Intended for healthcare professionals

Editorials

Measles: neither gone nor forgotten

BMJ 2018; 362 doi: https://doi.org/10.1136/bmj.k3976 (Published 25 September 2018) Cite this as: BMJ 2018;362:k3976

Re: Measles: neither gone nor forgotten

We work as GPs (one of us (JS) for over 33 years) in a practice comprised mainly of patients belonging to the orthodox Jewish community of north London referred to in your editorial Measles:neither gone nor forgotten (BMJ 2018;362:k3976). I discuss immunisation with these patients on a daily basis and must disagree with the assertion that the cause of the poor immunisation uptake is due to access problems. This assertion is based on the paper by Letley L, Rew V, Ahmed R, et al (Vaccine 2018 Jul 25;36(31):4687-4692. doi: 10.1016/j.vaccine.2018.06.028. Epub 2018 Jun 23) which relies heavily on information obtained from questionnaires and interviews with parents.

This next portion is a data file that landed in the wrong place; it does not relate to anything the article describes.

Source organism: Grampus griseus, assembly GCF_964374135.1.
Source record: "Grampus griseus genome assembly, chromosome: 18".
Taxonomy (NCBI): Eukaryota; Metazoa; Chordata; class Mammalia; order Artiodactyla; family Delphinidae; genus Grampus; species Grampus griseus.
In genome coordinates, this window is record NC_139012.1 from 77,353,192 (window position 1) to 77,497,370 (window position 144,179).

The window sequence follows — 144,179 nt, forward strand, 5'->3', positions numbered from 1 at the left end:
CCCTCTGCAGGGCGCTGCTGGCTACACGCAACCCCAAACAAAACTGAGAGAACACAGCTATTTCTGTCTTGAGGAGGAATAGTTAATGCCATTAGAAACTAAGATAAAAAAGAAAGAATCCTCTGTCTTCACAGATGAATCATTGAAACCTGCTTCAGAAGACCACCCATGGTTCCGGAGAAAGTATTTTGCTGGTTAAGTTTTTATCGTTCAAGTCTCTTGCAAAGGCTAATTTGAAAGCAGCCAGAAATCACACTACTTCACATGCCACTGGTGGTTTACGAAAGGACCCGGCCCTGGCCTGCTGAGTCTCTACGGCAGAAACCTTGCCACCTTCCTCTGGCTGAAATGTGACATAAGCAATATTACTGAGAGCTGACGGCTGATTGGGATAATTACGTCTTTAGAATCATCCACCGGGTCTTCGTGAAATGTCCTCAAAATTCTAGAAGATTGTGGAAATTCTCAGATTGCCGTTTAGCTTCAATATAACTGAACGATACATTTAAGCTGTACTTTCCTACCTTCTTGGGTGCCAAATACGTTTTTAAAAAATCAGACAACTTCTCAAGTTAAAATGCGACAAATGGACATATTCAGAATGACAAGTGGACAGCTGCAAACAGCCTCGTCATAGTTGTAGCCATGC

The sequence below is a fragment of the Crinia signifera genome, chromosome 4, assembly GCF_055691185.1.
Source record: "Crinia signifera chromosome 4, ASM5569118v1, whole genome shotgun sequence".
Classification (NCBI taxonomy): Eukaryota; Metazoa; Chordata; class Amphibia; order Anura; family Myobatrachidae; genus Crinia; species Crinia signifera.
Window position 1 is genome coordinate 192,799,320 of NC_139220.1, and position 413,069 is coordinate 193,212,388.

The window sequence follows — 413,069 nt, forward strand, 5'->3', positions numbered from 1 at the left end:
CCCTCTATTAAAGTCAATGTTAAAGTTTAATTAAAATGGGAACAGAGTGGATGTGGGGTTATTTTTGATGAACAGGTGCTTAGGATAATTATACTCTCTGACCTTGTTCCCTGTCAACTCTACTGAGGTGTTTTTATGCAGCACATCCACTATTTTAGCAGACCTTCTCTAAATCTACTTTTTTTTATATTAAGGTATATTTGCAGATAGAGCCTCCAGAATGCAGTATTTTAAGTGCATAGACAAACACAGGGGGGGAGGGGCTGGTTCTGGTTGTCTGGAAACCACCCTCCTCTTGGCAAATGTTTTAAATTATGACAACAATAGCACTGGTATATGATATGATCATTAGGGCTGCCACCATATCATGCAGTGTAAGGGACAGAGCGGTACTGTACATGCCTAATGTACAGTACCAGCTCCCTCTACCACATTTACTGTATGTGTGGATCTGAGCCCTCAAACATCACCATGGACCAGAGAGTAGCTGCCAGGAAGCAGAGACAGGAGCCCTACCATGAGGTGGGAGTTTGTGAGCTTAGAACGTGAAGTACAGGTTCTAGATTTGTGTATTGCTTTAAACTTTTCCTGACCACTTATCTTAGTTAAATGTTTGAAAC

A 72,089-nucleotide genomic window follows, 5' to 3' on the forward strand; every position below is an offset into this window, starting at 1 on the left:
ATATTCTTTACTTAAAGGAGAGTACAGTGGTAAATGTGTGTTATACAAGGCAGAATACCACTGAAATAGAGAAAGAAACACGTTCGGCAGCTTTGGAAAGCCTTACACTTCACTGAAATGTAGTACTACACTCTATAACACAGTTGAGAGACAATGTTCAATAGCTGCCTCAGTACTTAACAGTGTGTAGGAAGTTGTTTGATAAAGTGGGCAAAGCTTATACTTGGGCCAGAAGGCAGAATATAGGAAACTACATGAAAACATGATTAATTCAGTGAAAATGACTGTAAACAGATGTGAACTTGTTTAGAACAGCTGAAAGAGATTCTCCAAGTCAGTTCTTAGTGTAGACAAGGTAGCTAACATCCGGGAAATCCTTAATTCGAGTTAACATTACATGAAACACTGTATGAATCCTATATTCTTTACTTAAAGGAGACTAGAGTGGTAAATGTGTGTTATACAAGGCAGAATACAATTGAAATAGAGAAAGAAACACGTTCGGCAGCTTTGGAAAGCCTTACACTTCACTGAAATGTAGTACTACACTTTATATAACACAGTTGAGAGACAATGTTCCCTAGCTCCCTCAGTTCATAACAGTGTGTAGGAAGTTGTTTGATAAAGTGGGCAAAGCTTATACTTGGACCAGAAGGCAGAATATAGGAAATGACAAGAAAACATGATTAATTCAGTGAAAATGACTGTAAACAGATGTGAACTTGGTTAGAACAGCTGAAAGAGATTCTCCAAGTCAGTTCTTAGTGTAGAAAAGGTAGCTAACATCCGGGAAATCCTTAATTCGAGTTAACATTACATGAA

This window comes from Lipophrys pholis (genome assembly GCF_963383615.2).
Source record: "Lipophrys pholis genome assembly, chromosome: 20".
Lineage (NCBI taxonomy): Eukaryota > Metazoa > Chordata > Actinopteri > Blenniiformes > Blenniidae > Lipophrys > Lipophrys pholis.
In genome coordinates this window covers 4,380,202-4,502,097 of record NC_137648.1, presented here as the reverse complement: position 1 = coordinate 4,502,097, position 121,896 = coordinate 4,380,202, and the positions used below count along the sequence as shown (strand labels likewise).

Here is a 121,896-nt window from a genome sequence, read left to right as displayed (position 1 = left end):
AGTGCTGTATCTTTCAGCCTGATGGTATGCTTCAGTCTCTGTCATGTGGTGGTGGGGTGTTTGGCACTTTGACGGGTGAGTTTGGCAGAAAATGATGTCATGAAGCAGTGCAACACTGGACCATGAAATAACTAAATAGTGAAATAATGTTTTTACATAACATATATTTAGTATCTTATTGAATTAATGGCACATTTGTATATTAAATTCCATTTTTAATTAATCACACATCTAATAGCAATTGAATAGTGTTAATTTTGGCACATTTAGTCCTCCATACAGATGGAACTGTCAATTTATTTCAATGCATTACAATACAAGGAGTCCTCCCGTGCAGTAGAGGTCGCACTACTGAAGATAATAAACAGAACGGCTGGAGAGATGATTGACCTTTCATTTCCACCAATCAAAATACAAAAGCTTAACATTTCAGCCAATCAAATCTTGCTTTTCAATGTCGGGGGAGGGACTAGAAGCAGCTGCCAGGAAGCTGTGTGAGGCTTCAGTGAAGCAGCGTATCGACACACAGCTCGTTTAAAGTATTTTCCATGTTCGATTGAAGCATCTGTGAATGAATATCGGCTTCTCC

Access to immunisations has always been good in this area, whether at GP surgeries, child health clinics and other facilities, as well as at a number of initiatives to facilitate ease of access over the years. I am aware that parents have become wary of discussing with healthcare professionals their reasons for not vaccinating, and fall back on the excuse of lack of access. This will be reflected in any research done with this community. Even when offered on-the-spot immunisation during a consultation the refusal rate is high. Refusal is for a variety of reasons, including what your editorial terms ‘antivaccination sentiments’, but is not due to lack of access.

Competing interests: No competing interests

02 November 2018
Joseph Spitzer
GP
David Spitzer, GP
GP
The Surgery, 62 Cranwich Road, London N16 5JF